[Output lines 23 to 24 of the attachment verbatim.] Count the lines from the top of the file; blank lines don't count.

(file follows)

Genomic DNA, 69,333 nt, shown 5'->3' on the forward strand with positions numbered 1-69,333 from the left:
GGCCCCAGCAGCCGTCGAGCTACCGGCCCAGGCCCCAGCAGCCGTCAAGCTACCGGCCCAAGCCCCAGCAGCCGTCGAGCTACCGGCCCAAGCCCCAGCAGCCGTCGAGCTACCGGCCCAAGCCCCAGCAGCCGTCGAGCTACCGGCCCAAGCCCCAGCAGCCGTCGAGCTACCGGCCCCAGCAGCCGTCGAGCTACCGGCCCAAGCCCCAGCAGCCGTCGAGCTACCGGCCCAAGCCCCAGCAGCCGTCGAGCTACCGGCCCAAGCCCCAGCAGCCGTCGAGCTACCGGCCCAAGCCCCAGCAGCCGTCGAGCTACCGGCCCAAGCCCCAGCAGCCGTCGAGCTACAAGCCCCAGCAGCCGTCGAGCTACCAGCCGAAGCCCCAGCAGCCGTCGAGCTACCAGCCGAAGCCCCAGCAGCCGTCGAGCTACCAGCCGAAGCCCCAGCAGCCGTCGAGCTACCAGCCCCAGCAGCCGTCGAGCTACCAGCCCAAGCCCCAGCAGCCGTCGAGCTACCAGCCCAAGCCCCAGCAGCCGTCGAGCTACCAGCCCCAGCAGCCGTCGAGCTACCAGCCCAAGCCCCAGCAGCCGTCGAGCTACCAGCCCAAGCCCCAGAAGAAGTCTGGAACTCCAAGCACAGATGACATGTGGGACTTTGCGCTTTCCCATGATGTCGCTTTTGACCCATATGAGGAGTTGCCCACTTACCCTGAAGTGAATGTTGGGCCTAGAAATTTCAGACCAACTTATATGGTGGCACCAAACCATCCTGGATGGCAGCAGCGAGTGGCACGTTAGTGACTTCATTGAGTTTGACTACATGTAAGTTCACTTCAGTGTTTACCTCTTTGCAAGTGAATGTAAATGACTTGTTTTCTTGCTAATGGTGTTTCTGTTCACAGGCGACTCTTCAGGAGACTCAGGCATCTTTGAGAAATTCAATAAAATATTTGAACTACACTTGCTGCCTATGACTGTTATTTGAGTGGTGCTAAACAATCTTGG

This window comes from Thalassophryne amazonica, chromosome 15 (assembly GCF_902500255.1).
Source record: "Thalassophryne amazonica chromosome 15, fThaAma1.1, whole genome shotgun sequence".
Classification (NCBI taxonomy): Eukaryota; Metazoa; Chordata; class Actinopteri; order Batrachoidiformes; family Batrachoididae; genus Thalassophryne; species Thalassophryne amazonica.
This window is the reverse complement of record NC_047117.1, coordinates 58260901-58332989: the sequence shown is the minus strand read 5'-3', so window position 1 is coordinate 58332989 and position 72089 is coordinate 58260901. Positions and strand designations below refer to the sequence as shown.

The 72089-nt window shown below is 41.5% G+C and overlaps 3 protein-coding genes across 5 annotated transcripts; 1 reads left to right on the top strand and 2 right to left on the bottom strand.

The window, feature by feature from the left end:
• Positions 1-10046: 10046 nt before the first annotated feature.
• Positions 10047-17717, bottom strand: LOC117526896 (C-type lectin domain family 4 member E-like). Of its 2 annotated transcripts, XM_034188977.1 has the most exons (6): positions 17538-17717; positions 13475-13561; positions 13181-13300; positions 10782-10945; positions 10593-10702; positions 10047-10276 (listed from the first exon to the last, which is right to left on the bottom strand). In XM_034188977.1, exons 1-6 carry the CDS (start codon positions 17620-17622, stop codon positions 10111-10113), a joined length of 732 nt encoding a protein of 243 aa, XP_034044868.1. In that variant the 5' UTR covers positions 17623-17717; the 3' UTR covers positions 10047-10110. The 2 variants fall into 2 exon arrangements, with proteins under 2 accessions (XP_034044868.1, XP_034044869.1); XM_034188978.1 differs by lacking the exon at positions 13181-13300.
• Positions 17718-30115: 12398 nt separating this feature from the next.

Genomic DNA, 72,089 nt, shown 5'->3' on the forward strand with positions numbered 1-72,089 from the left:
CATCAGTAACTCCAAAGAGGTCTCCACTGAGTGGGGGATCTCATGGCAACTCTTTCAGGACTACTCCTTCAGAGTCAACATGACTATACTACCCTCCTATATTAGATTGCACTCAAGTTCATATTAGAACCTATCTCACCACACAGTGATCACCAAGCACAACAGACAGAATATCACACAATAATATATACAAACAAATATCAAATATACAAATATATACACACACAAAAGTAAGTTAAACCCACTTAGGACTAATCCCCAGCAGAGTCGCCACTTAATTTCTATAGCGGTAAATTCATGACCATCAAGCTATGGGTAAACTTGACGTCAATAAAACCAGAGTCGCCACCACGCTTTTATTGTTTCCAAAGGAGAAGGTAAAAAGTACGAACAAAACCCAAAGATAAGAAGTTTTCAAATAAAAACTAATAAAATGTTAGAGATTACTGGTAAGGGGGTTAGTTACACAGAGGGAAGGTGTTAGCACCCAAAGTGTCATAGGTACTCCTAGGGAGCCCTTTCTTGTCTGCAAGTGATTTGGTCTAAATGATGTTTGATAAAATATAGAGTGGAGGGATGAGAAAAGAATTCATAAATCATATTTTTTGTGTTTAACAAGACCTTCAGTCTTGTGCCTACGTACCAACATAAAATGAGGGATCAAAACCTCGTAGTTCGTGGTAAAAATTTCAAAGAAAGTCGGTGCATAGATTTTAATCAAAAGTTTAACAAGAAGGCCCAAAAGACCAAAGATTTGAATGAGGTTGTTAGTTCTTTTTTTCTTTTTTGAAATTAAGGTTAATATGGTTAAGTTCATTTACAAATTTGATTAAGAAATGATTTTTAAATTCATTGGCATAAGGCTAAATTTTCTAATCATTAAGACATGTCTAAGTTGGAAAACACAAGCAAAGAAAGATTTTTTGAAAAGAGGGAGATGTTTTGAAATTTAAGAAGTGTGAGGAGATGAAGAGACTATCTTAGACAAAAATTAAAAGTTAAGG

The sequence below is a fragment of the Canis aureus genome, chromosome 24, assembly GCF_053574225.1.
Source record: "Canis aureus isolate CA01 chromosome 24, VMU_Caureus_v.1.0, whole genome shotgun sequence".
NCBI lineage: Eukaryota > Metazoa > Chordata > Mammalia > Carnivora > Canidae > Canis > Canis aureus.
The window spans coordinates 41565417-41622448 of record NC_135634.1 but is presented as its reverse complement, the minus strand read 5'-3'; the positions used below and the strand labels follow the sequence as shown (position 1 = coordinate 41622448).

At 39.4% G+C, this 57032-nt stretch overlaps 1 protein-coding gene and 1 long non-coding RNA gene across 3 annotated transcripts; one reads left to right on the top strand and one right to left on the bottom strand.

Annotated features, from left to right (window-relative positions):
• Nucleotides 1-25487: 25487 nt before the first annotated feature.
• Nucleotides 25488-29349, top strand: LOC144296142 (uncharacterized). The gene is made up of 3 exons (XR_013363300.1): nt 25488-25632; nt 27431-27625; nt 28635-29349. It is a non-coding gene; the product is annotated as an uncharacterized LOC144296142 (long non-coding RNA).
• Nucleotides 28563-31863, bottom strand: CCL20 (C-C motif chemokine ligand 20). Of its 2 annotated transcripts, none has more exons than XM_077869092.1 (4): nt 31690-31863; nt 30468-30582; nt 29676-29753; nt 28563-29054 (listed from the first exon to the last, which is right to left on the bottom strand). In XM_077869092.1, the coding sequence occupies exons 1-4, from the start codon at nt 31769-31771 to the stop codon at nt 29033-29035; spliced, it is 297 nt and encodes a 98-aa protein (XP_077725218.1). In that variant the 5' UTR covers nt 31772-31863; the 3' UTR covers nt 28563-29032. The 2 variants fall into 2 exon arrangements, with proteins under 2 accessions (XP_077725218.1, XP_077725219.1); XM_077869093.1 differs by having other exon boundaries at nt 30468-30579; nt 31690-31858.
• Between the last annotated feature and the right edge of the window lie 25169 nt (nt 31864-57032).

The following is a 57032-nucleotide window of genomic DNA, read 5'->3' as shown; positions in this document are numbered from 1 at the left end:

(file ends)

• Between the last annotated feature and the right edge of the window lie 25169 nt (nt 31864-57032).

The following is a 57032-nucleotide window of genomic DNA, read 5'->3' as shown; positions in this document are numbered from 1 at the left end: